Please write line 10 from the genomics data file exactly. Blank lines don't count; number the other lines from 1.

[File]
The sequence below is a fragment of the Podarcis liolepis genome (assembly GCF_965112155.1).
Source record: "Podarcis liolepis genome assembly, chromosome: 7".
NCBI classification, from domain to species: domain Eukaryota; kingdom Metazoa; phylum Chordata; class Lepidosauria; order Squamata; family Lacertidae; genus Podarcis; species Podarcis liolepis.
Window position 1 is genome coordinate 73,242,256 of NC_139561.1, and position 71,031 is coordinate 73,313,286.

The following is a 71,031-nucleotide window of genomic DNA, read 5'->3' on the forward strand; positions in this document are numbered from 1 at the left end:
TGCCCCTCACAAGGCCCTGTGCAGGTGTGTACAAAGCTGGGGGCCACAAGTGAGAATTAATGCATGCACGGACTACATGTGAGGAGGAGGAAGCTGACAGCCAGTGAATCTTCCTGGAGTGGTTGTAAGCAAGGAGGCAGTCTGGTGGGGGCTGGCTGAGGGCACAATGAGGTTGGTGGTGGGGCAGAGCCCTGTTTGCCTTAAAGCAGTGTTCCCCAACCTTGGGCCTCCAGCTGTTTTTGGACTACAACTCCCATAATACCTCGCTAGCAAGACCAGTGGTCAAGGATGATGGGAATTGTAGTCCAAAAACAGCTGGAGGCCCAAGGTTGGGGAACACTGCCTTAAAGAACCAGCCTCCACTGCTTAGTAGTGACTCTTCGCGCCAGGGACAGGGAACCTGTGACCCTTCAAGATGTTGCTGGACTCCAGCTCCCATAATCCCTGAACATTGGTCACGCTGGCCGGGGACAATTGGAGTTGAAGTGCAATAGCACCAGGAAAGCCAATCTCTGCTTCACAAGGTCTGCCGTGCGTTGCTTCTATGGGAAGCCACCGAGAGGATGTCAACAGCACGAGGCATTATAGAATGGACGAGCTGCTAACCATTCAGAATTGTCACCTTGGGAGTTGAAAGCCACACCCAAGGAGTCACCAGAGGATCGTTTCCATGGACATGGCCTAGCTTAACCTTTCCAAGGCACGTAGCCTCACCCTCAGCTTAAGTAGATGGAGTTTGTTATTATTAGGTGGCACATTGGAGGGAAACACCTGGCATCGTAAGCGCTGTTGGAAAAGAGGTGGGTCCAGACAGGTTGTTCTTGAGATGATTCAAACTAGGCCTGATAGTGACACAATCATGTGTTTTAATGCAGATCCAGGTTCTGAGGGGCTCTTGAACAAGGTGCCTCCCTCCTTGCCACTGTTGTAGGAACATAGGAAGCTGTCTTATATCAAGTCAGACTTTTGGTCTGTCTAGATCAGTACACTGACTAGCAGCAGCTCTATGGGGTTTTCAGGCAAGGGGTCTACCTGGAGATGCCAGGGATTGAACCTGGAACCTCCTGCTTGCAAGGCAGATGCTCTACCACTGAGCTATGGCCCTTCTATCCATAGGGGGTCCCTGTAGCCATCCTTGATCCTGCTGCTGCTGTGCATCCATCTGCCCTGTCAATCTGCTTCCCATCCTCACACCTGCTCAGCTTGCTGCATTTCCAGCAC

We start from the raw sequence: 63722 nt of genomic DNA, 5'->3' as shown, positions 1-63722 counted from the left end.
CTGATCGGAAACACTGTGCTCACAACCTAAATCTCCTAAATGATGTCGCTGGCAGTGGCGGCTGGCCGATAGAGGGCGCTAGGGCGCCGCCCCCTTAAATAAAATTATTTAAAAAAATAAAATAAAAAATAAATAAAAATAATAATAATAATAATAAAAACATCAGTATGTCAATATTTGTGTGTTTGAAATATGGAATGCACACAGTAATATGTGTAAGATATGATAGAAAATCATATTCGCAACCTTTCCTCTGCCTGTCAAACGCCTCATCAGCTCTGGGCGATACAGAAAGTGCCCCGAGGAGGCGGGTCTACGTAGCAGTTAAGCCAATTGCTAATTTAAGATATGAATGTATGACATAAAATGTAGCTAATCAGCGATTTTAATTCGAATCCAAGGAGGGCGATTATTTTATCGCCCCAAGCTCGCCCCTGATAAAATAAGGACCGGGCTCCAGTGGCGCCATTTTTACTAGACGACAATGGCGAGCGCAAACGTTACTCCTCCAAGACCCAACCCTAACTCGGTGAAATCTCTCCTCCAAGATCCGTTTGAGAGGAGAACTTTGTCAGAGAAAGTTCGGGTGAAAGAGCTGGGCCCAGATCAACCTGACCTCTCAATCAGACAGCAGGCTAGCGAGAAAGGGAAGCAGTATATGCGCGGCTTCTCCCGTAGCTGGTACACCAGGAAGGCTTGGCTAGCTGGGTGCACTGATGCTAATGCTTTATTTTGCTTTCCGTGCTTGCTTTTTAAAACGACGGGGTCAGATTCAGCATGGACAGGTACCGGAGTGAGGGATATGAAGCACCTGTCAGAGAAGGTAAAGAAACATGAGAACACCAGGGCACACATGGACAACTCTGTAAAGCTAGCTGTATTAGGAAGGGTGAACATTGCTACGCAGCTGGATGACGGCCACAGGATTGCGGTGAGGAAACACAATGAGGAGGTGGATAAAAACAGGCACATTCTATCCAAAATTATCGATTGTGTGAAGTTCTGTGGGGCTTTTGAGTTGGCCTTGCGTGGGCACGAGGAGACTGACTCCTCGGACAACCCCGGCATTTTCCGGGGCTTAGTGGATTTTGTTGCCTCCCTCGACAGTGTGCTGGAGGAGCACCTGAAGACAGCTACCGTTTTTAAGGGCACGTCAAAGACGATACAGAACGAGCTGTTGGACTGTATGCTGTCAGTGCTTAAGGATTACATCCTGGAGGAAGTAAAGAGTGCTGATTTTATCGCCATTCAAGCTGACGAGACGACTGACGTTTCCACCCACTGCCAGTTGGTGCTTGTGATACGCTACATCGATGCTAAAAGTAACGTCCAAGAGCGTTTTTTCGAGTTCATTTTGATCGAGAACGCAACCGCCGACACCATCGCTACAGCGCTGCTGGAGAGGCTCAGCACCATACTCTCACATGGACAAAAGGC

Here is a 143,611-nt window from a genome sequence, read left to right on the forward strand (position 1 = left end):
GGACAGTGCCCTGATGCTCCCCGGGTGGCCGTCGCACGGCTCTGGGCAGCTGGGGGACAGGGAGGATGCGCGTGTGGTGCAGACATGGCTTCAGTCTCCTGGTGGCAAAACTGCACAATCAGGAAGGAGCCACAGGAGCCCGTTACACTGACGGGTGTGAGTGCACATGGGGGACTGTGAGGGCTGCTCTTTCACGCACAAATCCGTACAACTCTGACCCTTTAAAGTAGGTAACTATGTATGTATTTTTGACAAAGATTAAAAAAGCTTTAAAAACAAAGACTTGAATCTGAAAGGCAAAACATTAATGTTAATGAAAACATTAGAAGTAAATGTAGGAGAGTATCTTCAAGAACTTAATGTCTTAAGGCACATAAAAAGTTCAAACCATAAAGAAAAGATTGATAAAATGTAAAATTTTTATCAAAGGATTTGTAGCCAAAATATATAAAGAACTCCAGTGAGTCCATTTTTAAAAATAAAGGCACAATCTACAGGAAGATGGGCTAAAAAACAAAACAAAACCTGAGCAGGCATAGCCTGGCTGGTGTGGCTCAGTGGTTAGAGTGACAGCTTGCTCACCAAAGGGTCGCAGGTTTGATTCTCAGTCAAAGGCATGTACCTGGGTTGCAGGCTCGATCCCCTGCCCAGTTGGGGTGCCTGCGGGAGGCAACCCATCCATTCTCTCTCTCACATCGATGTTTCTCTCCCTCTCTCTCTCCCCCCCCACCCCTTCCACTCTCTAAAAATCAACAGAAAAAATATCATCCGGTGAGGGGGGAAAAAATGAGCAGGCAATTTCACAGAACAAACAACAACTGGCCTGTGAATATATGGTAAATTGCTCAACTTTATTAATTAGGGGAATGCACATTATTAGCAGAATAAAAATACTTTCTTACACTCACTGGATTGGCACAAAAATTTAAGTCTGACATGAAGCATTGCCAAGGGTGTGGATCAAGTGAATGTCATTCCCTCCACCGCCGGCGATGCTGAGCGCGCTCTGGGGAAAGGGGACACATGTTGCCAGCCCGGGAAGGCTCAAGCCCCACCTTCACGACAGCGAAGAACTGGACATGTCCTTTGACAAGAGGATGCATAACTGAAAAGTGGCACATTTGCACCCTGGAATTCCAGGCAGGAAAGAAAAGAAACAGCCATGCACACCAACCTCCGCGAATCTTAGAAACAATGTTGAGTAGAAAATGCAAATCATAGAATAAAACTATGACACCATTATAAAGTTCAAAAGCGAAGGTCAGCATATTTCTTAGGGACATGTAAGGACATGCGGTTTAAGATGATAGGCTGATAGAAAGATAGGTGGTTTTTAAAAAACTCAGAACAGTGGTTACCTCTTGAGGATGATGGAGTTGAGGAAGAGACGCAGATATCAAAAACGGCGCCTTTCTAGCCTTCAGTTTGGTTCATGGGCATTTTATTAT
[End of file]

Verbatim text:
GGACAGTGCCCTGATGCTCCCCGGGTGGCCGTCGCACGGCTCTGGGCAGCTGGGGGACAGGGAGGATGCGCGTGTGGTGCAGACATGGCTTCAGTCTCCTGGTGGCAAAACTGCACAATCAGGAAGGAGCCACAGGAGCCCGTTACACTGACGGGTGTGAGTGCACATGGGGGACTGTGAGGGCTGCTCTTTCACGCACAAATCCGTACAACTCTGACCCTTTAAAGTAGGTAACTATGTATGTATTTTTGACAAAGATTAAAAAAGCTTTAAAAACAAAGACTTGAATCTGAAAGGCAAAACATTAATGTTAATGAAAACATTAGAAGTAAATGTAGGAGAGTATCTTCAAGAACTTAATGTCTTAAGGCACATAAAAAGTTCAAACCATAAAGAAAAGATTGATAAAATGTAAAATTTTTATCAAAGGATTTGTAGCCAAAATATATAAAGAACTCCAGTGAGTCCATTTTTAAAAATAAAGGCACAATCTACAGGAAGATGGGCTAAAAAACAAAACAAAACCTGAGCAGGCATAGCCTGGCTGGTGTGGCTCAGTGGTTAGAGTGACAGCTTGCTCACCAAAGGGTCGCAGGTTTGATTCTCAGTCAAAGGCATGTACCTGGGTTGCAGGCTCGATCCCCTGCCCAGTTGGGGTGCCTGCGGGAGGCAACCCATCCATTCTCTCTCTCACATCGATGTTTCTCTCCCTCTCTCTCTCCCCCCCCACCCCTTCCACTCTCTAAAAATCAACAGAAAAAATATCATCCGGTGAGGGGGGAAAAAATGAGCAGGCAATTTCACAGAACAAACAACAACTGGCCTGTGAATATATGGTAAATTGCTCAACTTTATTAATTAGGGGAATGCACATTATTAGCAGAATAAAAATACTTTCTTACACTCACTGGATTGGCACAAAAATTTAAGTCTGACATGAAGCATTGCCAAGGGTGTGGATCAAGTGAATGTCATTCCCTCCACCGCCGGCGATGCTGAGCGCGCTCTGGGGAAAGGGGACACATGTTGCCAGCCCGGGAAGGCTCAAGCCCCACCTTCACGACAGCGAAGAACTGGACATGTCCTTTGACAAGAGGATGCATAACTGAAAAGTGGCACATTTGCACCCTGGAATTCCAGGCAGGAAAGAAAAGAAACAGCCATGCACACCAACCTCCGCGAATCTTAGAAACAATGTTGAGTAGAAAATGCAAATCATAGAATAAAACTATGACACCATTATAAAGTTCAAAAGCGAAGGTCAGCATATTTCTTAGGGACATGTAAGGACATGCGGTTTAAGATGATAGGCTGATAGAAAGATAGGTGGTTTTTAAAAAACTCAGAACAGTGGTTACCTCTTGAGGATGATGGAGTTGAGGAAGAGACGCAGATATCAAAAACGGCGCCTTTCTAGCCTTCAGTTTGGTTCATGGGCATTTTATTAT